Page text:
Tag: European Commission

Latest Gran Canaria News, Views & Sunshine

The Canary Guide #WeekendTips 9-11 June 2023


A delightful second weekend of June ahead with all kinds of events to get involved with on Gran Canaria. The Harvest Fair arrives on the south, in El Tablero, patron saints’ fiestas in honour of San Antonio of Padua and San Pedro are happening around the island, Corpus Christi salt carpets and processions are held this Sunday, markets and music festivals as well as sporting events. Hopefully the weather will sustain all these wonderful festivities and happenings in the glorious outdoors, on which so much depends on this little island.

Menas Case: Foundation Siglo XXI directors allegedly filed false invoices, unrealistic expenses and repeatedly drew funds from ATMs, meant for the care of migrant children, even charging botox facial treatments and posh restaurant bills to foundation debit cards

A comprehensive analysis conducted by Group I of the Economic and Fiscal Crime Unit (UDEF) of the National Police yielded scandalous results, writes Spanish language daily Canarias7, regarding the alleged irregular use of the public funds intended for the care of unaccompanied minors, by the suspected to have been perpetrated by centres managed by the Foundation Social Response Siglo XXI on Gran Canaria and Lanzarote. In this case, driven by the Anti-Corruption Prosecutor’s Office, investigators discovered that the director of the Guiniguada centre charged the NGO responsible for €1,500 worth of beauty treatments and €1,113 for bills at top restaurants including Vinófilos, El Vasco de Vegueta, and Triciclo.



Centre-Right Pact Between Regionalists (CC) And Resident Conservatives (PPAV) Returns Marco Aurelio Perez As Southern Mayor

The conservative Partido Popular-Agrupación de Vecinos (PP-AV) and the right of centre regionalist Coalición Canaria (CC) have this Thursday signed a local government pact that will shape the future of the southern Gran Canaria tourism municipality of San Bartolomé de Tirajana. The alliance, dubbed a “Pact for Stability and Socioeconomic Progress of San Bartolomé Tirajana”, represents 60% of the votes cast in the municipality’s recent local elections, emphasised the  mayor-elect, Marco Aurelio Pérez (PP-AV), who returns for the third time to lead the local council responsible for some of the most important tourism areas on the island, including Maspalomas, Playa del Inglés and San Agustín.



Local Government Coalition Agreement Maspalomas and the South of Gran Canaria

A governing coalition pact has been finalised in San Bartolomé de Tirajana. The Popular Party–Agrupación de Vecinos (PP-AV) conservative residents party is to join forces with regionalist centre-right Coalición Canaria (CC) to govern the main tourist municipality on Gran Canaria for the next four years. Marco Aurelio Pérez will serve as mayor for the entire four-year term, and the Popular Party will take charge of Employment, Sports, Roads and Infrastructure, and Human Resources, among other areas. The regionalists, led by Alejandro Marichal, will oversee Urban Planning, Economy and Finance, and Tourism as their main departments.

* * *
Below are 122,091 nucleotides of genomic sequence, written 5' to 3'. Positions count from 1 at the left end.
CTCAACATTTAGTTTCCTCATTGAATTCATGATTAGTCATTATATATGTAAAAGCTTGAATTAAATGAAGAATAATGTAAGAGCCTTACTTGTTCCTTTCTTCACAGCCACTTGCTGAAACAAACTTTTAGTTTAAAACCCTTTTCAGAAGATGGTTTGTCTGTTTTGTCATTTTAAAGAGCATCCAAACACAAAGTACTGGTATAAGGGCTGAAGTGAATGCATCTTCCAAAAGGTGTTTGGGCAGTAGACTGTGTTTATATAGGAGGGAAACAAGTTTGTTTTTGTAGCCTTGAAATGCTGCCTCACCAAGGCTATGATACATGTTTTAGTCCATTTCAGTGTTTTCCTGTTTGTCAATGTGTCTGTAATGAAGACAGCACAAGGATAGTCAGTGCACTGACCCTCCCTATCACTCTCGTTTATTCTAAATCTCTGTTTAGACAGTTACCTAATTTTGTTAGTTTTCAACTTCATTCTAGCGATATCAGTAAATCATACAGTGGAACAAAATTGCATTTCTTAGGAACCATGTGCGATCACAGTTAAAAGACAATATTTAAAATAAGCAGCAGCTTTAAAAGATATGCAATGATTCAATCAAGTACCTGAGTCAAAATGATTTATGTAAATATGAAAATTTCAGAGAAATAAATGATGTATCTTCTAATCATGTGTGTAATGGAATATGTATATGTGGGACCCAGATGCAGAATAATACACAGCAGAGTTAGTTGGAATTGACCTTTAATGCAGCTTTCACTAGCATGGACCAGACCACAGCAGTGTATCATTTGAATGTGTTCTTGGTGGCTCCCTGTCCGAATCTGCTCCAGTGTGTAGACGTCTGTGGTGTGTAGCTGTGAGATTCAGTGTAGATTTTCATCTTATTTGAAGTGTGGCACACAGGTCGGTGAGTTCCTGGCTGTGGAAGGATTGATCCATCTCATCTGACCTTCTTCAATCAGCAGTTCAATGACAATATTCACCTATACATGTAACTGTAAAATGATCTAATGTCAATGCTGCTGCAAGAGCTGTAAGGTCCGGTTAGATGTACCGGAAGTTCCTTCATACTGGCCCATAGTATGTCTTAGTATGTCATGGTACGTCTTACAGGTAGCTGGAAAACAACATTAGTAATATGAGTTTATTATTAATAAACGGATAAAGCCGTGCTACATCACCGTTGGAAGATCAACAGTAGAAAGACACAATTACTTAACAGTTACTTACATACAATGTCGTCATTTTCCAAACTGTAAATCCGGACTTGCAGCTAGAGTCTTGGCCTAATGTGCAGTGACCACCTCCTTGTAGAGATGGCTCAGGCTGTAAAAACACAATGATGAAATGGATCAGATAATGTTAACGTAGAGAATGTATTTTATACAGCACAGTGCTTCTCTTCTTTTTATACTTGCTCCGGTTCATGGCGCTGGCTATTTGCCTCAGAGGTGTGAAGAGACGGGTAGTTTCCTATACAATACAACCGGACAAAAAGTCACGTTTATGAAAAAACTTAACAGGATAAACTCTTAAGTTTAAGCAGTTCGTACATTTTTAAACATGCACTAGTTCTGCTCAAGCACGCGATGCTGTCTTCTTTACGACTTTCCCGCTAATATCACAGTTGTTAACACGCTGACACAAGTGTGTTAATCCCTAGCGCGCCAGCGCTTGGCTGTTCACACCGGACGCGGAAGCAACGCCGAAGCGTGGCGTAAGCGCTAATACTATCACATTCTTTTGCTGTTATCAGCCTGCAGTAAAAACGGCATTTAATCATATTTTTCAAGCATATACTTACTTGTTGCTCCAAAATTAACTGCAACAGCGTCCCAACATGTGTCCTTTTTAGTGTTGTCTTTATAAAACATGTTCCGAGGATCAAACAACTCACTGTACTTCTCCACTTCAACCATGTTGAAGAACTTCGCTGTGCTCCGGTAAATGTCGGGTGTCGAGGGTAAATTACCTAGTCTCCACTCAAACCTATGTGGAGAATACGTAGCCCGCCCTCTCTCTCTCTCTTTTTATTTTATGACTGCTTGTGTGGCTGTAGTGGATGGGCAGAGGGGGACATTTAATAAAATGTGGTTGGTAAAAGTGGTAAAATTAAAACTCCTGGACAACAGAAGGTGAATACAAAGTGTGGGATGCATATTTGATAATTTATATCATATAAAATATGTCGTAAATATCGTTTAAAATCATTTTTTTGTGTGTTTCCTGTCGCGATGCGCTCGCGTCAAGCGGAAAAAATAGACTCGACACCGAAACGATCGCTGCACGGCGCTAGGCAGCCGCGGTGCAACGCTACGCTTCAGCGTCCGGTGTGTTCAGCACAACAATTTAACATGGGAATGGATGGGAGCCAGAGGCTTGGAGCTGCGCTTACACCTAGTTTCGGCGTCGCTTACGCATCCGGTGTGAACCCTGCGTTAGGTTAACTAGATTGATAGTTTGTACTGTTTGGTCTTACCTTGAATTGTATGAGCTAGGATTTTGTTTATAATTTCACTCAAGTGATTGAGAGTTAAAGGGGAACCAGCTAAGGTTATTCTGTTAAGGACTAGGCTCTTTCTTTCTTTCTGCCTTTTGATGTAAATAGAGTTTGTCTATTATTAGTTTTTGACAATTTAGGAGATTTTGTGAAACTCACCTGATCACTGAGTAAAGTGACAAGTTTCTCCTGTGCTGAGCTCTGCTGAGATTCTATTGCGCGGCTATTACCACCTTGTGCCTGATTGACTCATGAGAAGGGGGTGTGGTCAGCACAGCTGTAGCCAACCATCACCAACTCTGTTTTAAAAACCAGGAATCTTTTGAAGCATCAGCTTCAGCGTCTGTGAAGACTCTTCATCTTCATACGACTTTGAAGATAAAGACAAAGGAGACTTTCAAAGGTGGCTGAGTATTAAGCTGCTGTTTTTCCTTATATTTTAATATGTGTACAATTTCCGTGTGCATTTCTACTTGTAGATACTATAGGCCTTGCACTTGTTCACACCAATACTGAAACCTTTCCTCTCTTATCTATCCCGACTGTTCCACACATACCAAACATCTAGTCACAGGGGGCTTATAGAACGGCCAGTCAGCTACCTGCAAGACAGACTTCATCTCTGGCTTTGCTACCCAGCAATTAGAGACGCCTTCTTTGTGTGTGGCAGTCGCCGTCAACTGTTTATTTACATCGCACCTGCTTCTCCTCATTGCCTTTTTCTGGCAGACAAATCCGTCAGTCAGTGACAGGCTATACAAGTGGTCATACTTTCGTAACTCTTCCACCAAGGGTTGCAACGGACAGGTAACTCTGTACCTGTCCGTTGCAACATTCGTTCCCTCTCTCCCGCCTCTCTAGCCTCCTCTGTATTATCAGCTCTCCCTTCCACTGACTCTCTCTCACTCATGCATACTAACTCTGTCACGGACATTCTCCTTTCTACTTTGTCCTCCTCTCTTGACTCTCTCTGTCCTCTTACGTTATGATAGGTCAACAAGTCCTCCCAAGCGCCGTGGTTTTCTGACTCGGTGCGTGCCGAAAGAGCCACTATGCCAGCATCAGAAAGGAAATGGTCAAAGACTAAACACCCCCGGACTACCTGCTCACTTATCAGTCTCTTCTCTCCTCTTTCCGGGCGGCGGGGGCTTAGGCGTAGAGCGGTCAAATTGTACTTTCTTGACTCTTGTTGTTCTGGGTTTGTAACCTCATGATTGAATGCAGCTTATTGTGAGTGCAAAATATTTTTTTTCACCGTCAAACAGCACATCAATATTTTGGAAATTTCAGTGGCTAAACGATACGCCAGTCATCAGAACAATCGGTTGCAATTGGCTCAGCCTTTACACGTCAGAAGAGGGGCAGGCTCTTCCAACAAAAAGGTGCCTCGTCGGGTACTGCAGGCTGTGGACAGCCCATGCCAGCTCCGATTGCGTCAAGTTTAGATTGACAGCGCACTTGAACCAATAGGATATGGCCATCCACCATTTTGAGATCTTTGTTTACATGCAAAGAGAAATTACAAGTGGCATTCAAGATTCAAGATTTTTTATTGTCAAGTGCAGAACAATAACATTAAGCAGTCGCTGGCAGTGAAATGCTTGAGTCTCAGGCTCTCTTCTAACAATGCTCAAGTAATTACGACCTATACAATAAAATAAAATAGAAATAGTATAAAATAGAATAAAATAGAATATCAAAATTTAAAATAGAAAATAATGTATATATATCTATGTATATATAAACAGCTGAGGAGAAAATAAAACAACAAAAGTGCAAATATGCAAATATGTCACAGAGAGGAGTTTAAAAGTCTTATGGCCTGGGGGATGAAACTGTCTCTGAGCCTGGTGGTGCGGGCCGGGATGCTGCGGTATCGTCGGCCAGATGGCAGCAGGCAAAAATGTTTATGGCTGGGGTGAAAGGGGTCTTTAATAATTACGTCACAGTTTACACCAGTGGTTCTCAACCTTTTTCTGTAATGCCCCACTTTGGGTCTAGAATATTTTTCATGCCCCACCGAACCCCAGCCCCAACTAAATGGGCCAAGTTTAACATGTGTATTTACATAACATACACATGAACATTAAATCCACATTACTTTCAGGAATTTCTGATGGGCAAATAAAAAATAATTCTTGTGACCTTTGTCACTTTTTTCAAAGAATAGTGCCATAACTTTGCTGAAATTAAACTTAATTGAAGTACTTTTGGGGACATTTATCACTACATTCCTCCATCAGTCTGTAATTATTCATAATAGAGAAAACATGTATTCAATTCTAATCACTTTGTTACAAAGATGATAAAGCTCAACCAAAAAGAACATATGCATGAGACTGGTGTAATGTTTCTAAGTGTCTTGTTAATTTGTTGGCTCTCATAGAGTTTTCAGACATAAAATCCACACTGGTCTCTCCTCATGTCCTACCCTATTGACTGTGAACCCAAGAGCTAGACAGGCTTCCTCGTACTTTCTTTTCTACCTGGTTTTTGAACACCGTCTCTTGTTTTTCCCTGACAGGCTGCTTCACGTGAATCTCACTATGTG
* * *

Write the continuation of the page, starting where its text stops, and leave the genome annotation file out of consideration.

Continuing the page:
Storm Óscar Latest: Government of the Canary Islands Declares Rain Alert for Western Islands and Gran Canaria

A storm system, dubbed Óscar, has formed over the last few days over the mid-north Atlantic, unusual for this time of year, and has led to concern from meteorologists and journalists as it passes south of the Azores, its tail should reach The Canary Islands, before the system heads northeast towards mainland Spain.  Advisory warnings have been issued in expectation of heavy rainfall, primarily in the Western Isles of the Canary Islands Archipelago, though some rainfall is also expected to reach Gran Canaria over the next couple of days.  It seems unlikely that any major consequences will stem from the bad weather, however these things can be unpredictable and so every precaution is taken to ensure people are informed and kept safe.




European Commission “strongly discourage” non-essential travel, and call for new greatest risk category

The European Commission this Monday has asked the EU27 to take further measures to “strongly discourage” travel both within member states and between them, as well as to and from outside “third countries”, to try to contain the new variants of coronavirus found in the UK, South Africa and Brazil, calling for a new category to be created, coloured “dark red”, to identify areas of greatest risk that show more than 500 new infections per 100,000 population over a 14 day sample.



“The first recommendation is not to travel,” said the Interior Commissioner, Swedish socialist Ylva Johansson, at the press conference in Brussels to present details of the proposal that, in general terms, had already been put forward by the president of the European Commission, Ursula von der Leyen (pictured), last Thursday after the meeting with EU Heads of State and Government.
With the help of a mockup graphic, shown in the same appearance by the Commissioner for Justice, Didier Reynders, should a fourth colour be incorporated into the risk classifications from the European Center for Disease Control and Prevention (ECDC), there would already be a dozen countries that would have some part of their territory tinted dark red, including the entirety of Spain based on its current 14-day Average Incidence of 804/100k population.

Despite Spain’s average data per population, were the ECDC recommendations more detailed on a regional level The Canary Islands archipelago could in theory be excluded as a whole ( standing at an average 189.1/100k), although Lanzarote could not be left out of the Spanish figure (currently just short of 800/100k).
For the latest Canary Islands COVID-19 data, updated daily, visit our page for mobile here, or for more feature rich content on desktop devices you can check here.

Brussels, does not control competences in health matters for the EU nor border management, but this Monday began negotiations at a technical level with the member states to achieve “as soon as possible” a consensus that the EU27 can commit to and follow, although national authorities continue to have the last word when choosing to apply the recommendations, or not.